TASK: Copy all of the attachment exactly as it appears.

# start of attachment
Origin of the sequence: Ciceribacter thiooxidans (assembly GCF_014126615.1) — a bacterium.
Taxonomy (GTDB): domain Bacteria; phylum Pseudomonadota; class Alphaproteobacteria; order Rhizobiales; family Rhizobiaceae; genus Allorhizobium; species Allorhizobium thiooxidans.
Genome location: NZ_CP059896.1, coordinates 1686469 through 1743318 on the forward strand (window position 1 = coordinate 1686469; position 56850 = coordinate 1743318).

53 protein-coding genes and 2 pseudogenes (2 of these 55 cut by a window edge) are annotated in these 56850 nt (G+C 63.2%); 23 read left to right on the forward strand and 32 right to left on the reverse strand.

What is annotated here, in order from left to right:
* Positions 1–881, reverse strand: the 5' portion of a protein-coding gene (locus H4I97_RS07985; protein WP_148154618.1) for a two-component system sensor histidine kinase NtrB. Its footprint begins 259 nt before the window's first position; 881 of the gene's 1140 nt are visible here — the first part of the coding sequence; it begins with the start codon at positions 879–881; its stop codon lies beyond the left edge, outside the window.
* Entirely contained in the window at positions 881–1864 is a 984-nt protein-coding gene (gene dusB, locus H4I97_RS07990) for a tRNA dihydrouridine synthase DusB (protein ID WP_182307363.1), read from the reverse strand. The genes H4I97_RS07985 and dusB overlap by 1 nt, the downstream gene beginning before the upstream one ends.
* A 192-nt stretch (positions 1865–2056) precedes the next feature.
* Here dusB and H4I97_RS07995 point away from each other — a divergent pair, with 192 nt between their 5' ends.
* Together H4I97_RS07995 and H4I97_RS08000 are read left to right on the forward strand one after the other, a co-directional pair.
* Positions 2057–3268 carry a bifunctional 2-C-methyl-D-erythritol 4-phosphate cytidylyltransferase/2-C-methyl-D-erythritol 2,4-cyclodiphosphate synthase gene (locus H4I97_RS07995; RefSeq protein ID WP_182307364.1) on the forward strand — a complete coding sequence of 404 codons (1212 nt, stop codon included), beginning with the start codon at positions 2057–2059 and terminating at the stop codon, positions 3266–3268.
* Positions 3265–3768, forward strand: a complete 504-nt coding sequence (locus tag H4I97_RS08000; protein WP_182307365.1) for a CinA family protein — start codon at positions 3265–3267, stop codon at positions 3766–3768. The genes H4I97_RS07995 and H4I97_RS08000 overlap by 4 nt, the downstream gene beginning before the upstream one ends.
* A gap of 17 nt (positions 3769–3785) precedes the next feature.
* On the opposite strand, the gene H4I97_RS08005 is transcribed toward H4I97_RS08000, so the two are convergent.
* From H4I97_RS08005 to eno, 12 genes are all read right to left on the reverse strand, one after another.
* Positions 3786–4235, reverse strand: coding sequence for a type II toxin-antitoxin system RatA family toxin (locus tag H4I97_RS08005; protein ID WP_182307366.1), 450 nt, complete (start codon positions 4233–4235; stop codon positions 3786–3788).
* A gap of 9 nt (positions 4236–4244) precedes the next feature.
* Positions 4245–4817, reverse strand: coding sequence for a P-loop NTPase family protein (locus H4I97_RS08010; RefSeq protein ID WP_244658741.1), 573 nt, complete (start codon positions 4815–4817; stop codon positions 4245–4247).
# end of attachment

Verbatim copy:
Origin of the sequence: Ciceribacter thiooxidans (assembly GCF_014126615.1) — a bacterium.
Taxonomy (GTDB): domain Bacteria; phylum Pseudomonadota; class Alphaproteobacteria; order Rhizobiales; family Rhizobiaceae; genus Allorhizobium; species Allorhizobium thiooxidans.
Genome location: NZ_CP059896.1, coordinates 1686469 through 1743318 on the forward strand (window position 1 = coordinate 1686469; position 56850 = coordinate 1743318).

53 protein-coding genes and 2 pseudogenes (2 of these 55 cut by a window edge) are annotated in these 56850 nt (G+C 63.2%); 23 read left to right on the forward strand and 32 right to left on the reverse strand.

What is annotated here, in order from left to right:
* Positions 1–881, reverse strand: the 5' portion of a protein-coding gene (locus H4I97_RS07985; protein WP_148154618.1) for a two-component system sensor histidine kinase NtrB. Its footprint begins 259 nt before the window's first position; 881 of the gene's 1140 nt are visible here — the first part of the coding sequence; it begins with the start codon at positions 879–881; its stop codon lies beyond the left edge, outside the window.
* Entirely contained in the window at positions 881–1864 is a 984-nt protein-coding gene (gene dusB, locus H4I97_RS07990) for a tRNA dihydrouridine synthase DusB (protein ID WP_182307363.1), read from the reverse strand. The genes H4I97_RS07985 and dusB overlap by 1 nt, the downstream gene beginning before the upstream one ends.
* A 192-nt stretch (positions 1865–2056) precedes the next feature.
* Here dusB and H4I97_RS07995 point away from each other — a divergent pair, with 192 nt between their 5' ends.
* Together H4I97_RS07995 and H4I97_RS08000 are read left to right on the forward strand one after the other, a co-directional pair.
* Positions 2057–3268 carry a bifunctional 2-C-methyl-D-erythritol 4-phosphate cytidylyltransferase/2-C-methyl-D-erythritol 2,4-cyclodiphosphate synthase gene (locus H4I97_RS07995; RefSeq protein ID WP_182307364.1) on the forward strand — a complete coding sequence of 404 codons (1212 nt, stop codon included), beginning with the start codon at positions 2057–2059 and terminating at the stop codon, positions 3266–3268.
* Positions 3265–3768, forward strand: a complete 504-nt coding sequence (locus tag H4I97_RS08000; protein WP_182307365.1) for a CinA family protein — start codon at positions 3265–3267, stop codon at positions 3766–3768. The genes H4I97_RS07995 and H4I97_RS08000 overlap by 4 nt, the downstream gene beginning before the upstream one ends.
* A gap of 17 nt (positions 3769–3785) precedes the next feature.
* On the opposite strand, the gene H4I97_RS08005 is transcribed toward H4I97_RS08000, so the two are convergent.
* From H4I97_RS08005 to eno, 12 genes are all read right to left on the reverse strand, one after another.
* Positions 3786–4235, reverse strand: coding sequence for a type II toxin-antitoxin system RatA family toxin (locus tag H4I97_RS08005; protein ID WP_182307366.1), 450 nt, complete (start codon positions 4233–4235; stop codon positions 3786–3788).
* A gap of 9 nt (positions 4236–4244) precedes the next feature.
* Positions 4245–4817, reverse strand: coding sequence for a P-loop NTPase family protein (locus H4I97_RS08010; RefSeq protein ID WP_244658741.1), 573 nt, complete (start codon positions 4815–4817; stop codon positions 4245–4247).